Home > Credit Score > The Credit Mistake You Can Fix in 30 Days

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Trying to find a quick fix for bad credit isn’t easy, because for the most part, the things that go into a good credit score take a while to develop. In the most common credit scoring models, payment history has the most impact on your score, and that takes at least six months to establish. Recovering from a late payment requires even more patience. Once there’s a late payment in your credit report, all you can really do is give it time to reduce its weight on your credit score — there’s nothing you can do going forward that will make it “go away.”

But the next most important aspect of credit scoring works a bit differently. It’s called credit utilization, and that’s a measurement of your credit card balances relative to your overall credit limit. Using less than 30% of your available credit can help your credit score, and the lower your utilization rate, the higher your score will likely be. Perhaps one of the most important things to know about credit utilization is how quickly you can change it, consequently changing your credit score.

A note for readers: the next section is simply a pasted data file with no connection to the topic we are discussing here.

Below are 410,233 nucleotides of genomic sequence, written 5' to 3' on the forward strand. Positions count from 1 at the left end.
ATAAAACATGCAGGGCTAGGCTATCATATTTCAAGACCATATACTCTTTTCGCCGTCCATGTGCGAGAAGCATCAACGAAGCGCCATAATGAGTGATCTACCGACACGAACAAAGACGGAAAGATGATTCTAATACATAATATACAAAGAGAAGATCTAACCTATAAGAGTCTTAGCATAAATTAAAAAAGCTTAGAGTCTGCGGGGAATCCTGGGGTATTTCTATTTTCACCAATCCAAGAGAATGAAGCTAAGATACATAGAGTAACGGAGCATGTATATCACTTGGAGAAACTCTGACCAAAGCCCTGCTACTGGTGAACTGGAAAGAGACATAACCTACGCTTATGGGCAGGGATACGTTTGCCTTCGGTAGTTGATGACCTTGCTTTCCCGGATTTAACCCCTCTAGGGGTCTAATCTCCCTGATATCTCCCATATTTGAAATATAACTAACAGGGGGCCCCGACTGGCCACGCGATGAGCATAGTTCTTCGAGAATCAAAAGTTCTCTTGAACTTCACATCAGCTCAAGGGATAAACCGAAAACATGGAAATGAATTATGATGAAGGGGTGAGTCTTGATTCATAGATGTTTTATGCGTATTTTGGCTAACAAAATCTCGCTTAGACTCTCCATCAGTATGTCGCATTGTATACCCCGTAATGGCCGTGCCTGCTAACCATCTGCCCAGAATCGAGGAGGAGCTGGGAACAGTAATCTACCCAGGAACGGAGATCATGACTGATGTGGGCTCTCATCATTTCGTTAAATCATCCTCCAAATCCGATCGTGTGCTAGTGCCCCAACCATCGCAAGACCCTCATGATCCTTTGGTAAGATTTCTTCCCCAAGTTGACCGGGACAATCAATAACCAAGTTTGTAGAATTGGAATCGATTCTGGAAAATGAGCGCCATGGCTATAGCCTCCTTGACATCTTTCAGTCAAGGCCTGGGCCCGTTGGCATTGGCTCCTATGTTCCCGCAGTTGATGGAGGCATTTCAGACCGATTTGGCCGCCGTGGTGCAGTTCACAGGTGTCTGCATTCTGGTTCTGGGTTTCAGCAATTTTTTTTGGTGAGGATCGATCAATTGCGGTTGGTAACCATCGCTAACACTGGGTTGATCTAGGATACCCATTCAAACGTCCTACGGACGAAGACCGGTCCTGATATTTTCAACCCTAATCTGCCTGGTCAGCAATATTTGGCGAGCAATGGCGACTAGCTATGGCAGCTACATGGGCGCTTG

That can be a bad thing, because running up big credit card balance can quickly tank your score. At the same time, if you can quickly pay down high credit card balances, you could see serious score improvement in a short period of time.

Keep in mind you probably won’t know exactly when your credit card issuers will report your balances to the three major credit reporting agencies, so you may not see the credit scoring effect of paying off high balances right away. Issuers tend to report account activity on a monthly basis, so you’d likely see a change within a month of reducing your credit utilization.

You may want to quickly improve your credit scores for many reasons, like wanting to buy a car, take out a home loan or any number of life situations in which credit scores are a factor. If you don’t have the means to significantly reduce your credit card debt, you could consider consolidating it with a personal loan (though you’d have to weigh that against the potential negative consequences of taking out a new loan). However you want to approach improving your score, you’ll need to see how your plan is working. You can keep tabs on that by getting two free credit scores every 30 days on Credit.com.

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